Six miles or so north of Bude, is the parish of Morwenstow, and its northern boundary at Marsland Mouth is where Cornwall meets Devon.
It consists of about half a dozen small hamlets, but it’s the location of the parish church near to the rugged North Cornish coast and its connection with the rather eccentric Reverend Robert Stephen Hawker that people mainly come here for.
R.S. Hawker was born on 3rd December 1803 at Charles Church vicarage in Plymouth, and by the age of 19 was married to Charlotte Eliza I’ans, a 41 year old woman from Cornwall.
It was his ambition to become an Anglican priest and spent 5 years studying at Pembroke College Oxford, where he also wrote several pieces of poetry including his famous adaptation of ‘Song of the Western Men’.
He was ordained in 1831 and by 1835 was vicar of Morwenstow, where he remained for the rest of his life.
Prior to Hawker’s appointment at Morwenstow, the remote parish had been left pretty much to its own devices. Vicars came and went with a great deal of regularity, and those that did stay were absent most of the time, leaving the mostly poor people to fend for themselves in the best way they could. Consequently, the rugged coastline attracted smugglers, wreckers and non-conformers, and the new ‘Parson’, as he became known, regarded his task as “the effort to do good against their will to our fellow men”.
He may not have had too many good words to say about the local population when he arrived, but he made it his mission to show them that there was a better way of doing things.
The rocks around this stretch of coastline are notorious for shipwrecks, and from his wooden hut above the cliffs he could look out for any casualties – and there were plenty. I’m not quite sure how he managed it, but he would gather up corpses of drowned sailors and lay them out in the mortuary (now a storehouse) next to the lych gate of the church.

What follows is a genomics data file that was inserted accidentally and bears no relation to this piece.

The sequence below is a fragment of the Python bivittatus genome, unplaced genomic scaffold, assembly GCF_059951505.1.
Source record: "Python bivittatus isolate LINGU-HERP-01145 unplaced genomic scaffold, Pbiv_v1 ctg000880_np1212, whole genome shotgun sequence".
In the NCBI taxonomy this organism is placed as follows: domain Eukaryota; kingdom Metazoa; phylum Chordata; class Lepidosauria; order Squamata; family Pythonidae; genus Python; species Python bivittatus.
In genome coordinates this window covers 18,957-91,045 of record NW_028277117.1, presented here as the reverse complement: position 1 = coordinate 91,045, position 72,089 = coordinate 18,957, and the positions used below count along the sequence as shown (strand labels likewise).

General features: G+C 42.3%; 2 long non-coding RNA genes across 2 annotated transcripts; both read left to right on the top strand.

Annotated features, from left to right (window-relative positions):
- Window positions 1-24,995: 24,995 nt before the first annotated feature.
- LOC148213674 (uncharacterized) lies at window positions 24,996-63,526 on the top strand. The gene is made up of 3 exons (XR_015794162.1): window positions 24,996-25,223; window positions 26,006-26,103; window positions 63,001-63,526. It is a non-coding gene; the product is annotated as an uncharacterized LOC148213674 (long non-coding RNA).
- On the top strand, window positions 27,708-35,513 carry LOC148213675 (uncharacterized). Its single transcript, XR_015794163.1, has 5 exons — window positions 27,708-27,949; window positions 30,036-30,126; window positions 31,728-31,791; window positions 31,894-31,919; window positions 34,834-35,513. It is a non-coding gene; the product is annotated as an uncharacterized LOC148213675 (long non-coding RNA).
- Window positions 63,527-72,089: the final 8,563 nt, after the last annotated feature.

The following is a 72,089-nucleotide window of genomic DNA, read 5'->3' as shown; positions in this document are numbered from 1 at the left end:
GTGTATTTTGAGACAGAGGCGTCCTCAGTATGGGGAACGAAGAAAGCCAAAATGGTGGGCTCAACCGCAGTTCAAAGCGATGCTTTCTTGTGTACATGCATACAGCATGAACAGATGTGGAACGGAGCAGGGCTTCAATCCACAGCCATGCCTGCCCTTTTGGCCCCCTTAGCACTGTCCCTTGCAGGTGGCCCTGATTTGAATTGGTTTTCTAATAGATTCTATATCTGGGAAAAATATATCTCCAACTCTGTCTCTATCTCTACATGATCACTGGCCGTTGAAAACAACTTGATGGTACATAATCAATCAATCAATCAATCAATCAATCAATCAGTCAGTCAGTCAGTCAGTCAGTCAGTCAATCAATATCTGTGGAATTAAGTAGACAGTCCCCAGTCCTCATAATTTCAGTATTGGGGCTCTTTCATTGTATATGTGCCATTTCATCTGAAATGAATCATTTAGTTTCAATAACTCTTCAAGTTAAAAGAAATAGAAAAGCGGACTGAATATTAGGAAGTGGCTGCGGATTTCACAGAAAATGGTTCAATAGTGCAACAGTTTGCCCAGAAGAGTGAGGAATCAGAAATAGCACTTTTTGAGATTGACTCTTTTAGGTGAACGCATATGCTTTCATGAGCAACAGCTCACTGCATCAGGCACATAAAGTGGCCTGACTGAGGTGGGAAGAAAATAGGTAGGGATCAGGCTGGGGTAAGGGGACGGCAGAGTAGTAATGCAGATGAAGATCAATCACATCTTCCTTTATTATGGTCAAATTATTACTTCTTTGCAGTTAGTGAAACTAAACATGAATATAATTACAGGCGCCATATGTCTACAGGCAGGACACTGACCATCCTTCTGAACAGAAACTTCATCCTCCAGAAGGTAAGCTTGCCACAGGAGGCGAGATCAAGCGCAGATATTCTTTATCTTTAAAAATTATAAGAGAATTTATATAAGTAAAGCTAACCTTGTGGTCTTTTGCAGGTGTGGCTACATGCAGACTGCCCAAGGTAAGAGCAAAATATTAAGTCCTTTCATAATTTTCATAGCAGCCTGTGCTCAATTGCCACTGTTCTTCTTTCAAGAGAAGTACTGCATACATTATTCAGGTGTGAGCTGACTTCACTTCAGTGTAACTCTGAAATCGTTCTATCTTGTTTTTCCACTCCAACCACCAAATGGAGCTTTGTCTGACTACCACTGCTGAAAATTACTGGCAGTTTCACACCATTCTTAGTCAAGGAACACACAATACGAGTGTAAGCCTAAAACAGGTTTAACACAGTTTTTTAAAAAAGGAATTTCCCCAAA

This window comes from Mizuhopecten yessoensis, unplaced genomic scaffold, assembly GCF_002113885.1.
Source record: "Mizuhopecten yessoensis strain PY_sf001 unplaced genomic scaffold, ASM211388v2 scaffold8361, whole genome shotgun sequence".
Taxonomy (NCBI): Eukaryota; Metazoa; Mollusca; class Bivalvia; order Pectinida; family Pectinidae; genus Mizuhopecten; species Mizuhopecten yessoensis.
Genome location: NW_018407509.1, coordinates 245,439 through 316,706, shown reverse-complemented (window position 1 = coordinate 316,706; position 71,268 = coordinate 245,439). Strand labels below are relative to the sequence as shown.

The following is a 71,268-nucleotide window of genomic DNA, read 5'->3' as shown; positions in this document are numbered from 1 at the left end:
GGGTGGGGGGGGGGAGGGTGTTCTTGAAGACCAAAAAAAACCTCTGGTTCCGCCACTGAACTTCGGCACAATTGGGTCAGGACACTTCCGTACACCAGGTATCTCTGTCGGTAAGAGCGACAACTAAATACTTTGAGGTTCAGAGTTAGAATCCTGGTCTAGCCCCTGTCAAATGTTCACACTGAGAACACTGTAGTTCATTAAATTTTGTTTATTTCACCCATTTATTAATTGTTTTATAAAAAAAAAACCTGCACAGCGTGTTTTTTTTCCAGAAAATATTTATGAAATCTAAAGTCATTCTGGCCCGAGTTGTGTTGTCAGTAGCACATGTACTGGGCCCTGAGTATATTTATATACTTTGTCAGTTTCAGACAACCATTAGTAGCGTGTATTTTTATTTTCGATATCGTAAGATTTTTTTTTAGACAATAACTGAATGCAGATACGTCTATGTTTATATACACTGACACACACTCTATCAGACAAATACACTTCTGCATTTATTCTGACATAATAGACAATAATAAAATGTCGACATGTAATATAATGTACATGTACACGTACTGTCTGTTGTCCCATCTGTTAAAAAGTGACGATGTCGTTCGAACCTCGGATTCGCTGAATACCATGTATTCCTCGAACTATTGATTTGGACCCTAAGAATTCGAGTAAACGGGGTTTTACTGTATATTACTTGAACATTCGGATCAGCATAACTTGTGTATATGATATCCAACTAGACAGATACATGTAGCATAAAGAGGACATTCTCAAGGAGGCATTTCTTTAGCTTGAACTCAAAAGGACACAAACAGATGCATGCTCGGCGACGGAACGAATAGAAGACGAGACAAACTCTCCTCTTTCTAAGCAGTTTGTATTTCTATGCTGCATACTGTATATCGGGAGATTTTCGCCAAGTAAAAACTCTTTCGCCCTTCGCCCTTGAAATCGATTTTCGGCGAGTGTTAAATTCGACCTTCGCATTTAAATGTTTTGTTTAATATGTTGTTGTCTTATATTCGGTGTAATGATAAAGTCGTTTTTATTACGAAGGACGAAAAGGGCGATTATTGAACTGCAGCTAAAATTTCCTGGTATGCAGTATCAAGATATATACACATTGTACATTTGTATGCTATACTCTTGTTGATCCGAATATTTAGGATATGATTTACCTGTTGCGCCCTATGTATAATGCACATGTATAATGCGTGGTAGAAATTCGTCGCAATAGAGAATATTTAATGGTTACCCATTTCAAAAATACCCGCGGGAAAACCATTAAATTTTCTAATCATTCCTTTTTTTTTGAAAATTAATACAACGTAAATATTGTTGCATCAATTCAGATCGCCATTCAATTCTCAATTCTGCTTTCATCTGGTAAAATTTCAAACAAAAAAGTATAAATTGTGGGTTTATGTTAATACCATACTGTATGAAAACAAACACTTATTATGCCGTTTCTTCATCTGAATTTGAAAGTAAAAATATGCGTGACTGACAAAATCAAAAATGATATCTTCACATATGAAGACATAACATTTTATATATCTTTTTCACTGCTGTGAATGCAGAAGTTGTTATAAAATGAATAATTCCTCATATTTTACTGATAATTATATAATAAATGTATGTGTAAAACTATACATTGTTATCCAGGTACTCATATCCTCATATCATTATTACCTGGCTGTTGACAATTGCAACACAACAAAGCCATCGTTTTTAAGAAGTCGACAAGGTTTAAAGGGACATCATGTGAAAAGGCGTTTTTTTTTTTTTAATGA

It’s reckoned that he buried at least 40 seamen, including the captain and crew members of the ‘Caledonia’, a Scottish brig that came to grief on rocks at Higher Sharpnose Point. He also rescued the ship’s figurehead and used it as a grave marker to those he buried beneath it.
The first time I came here the figurehead was still in its original position in the churchyard, but now it’s been replaced with a replica and the authentic one transferred to a safer place inside the church.
It could be argued that his unorthodox dress sense was meant to try and fit in with his local congregation rather than the usual attire worn by the priesthood, but it sounds like he was too much of a maverick for that to be the case.
He was often seen in a blue fisherman’s jersey, sea boots, and a long purple coat. He also wore a poncho made from a yellow horse blanket, red trousers and a wide variety of hats. He loved bright colours and the only black things he wore apparently were his socks.
He obviously had his work cut out because sometimes the only person in the congregation was his wife, and he would start the service with the words “My dearly beloved Charlotte”. Mind you his ten cats helped fill the pews, even though he barred one of them for mousing on a Sunday.